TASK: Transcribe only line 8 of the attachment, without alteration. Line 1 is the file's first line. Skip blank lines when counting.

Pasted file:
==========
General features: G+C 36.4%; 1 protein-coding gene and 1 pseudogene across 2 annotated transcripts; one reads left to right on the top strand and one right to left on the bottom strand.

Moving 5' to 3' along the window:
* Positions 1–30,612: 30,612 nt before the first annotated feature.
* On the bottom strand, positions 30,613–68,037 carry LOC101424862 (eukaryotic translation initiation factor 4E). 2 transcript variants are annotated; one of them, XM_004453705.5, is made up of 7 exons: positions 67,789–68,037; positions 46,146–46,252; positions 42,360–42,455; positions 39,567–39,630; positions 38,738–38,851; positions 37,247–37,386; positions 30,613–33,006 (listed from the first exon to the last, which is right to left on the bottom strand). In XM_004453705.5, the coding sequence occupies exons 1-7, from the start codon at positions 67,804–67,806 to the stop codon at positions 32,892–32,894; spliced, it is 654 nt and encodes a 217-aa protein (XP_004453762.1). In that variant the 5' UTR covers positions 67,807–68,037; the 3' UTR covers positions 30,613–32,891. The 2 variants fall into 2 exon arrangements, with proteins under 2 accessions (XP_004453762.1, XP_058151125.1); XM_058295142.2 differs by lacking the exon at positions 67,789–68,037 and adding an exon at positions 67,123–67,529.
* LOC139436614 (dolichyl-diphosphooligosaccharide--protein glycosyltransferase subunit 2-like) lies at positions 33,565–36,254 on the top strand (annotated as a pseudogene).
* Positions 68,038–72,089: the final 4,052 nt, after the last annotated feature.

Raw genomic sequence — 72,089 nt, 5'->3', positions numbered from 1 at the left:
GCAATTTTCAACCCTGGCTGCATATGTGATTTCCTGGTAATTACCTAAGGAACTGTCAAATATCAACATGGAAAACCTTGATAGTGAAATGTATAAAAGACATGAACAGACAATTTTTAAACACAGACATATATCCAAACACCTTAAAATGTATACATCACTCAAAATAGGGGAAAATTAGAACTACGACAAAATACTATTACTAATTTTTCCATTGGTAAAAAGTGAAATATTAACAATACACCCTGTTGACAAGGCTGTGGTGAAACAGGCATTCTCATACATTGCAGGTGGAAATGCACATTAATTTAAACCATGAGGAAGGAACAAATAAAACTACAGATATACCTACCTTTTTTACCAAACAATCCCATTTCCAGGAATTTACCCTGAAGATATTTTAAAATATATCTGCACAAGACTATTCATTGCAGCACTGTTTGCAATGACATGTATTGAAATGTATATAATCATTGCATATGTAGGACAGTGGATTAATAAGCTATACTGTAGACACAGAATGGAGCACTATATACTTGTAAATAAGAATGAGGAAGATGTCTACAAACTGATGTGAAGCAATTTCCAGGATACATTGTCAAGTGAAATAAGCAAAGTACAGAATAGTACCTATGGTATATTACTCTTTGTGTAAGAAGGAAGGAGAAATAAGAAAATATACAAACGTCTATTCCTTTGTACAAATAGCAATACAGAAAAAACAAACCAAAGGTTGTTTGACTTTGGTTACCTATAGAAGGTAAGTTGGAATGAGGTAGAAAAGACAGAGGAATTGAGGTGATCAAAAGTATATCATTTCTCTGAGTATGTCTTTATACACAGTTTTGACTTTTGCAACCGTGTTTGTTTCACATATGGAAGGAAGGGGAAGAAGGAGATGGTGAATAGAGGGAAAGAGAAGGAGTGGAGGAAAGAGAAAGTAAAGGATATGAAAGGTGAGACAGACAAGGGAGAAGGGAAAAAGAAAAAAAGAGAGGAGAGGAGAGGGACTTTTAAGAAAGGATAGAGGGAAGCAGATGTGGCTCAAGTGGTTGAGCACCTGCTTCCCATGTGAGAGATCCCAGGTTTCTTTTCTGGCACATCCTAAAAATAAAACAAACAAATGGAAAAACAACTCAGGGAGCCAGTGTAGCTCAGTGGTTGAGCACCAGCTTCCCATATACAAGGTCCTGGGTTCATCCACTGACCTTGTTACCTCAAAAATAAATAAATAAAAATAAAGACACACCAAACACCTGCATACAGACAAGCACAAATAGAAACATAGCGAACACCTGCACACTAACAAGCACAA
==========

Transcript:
GCAATTTTCAACCCTGGCTGCATATGTGATTTCCTGGTAATTACCTAAGGAACTGTCAAATATCAACATGGAAAACCTTGATAGTGAAATGTATAAAAGACATGAACAGACAATTTTTAAACACAGACATATATCCAAACACCTTAAAATGTATACATCACTCAAAATAGGGGAAAATTAGAACTACGACAAAATACTATTACTAATTTTTCCATTGGTAAAAAGTGAAATATTAACAATACACCCTGTTGACAAGGCTGTGGTGAAACAGGCATTCTCATACATTGCAGGTGGAAATGCACATTAATTTAAACCATGAGGAAGGAACAAATAAAACTACAGATATACCTACCTTTTTTACCAAACAATCCCATTTCCAGGAATTTACCCTGAAGATATTTTAAAATATATCTGCACAAGACTATTCATTGCAGCACTGTTTGCAATGACATGTATTGAAATGTATATAATCATTGCATATGTAGGACAGTGGATTAATAAGCTATACTGTAGACACAGAATGGAGCACTATATACTTGTAAATAAGAATGAGGAAGATGTCTACAAACTGATGTGAAGCAATTTCCAGGATACATTGTCAAGTGAAATAAGCAAAGTACAGAATAGTACCTATGGTATATTACTCTTTGTGTAAGAAGGAAGGAGAAATAAGAAAATATACAAACGTCTATTCCTTTGTACAAATAGCAATACAGAAAAAACAAACCAAAGGTTGTTTGACTTTGGTTACCTATAGAAGGTAAGTTGGAATGAGGTAGAAAAGACAGAGGAATTGAGGTGATCAAAAGTATATCATTTCTCTGAGTATGTCTTTATACACAGTTTTGACTTTTGCAACCGTGTTTGTTTCACATATGGAAGGAAGGGGAAGAAGGAGATGGTGAATAGAGGGAAAGAGAAGGAGTGGAGGAAAGAGAAAGTAAAGGATATGAAAGGTGAGACAGACAAGGGAGAAGGGAAAAAGAAAAAAAGAGAGGAGAGGAGAGGGACTTTTAAGAAAGGATAGAGGGAAGCAGATGTGGCTCAAGTGGTTGAGCACCTGCTTCCCATGTGAGAGATCCCAGGTTTCTTTTCTGGCACATCCTAAAAATAAAACAAACAAATGGAAAAACAACTCAGGGAGCCAGTGTAGCTCAGTGGTTGAGCACCAGCTTCCCATATACAAGGTCCTGGGTTCATCCACTGACCTTGTTACCTCAAAAATAAATAAATAAAAATAAAGACACACCAAACACCTGCATACAGACAAGCACAAATAGAAACATAGCGAACACCTGCACACTAACAAGCACAA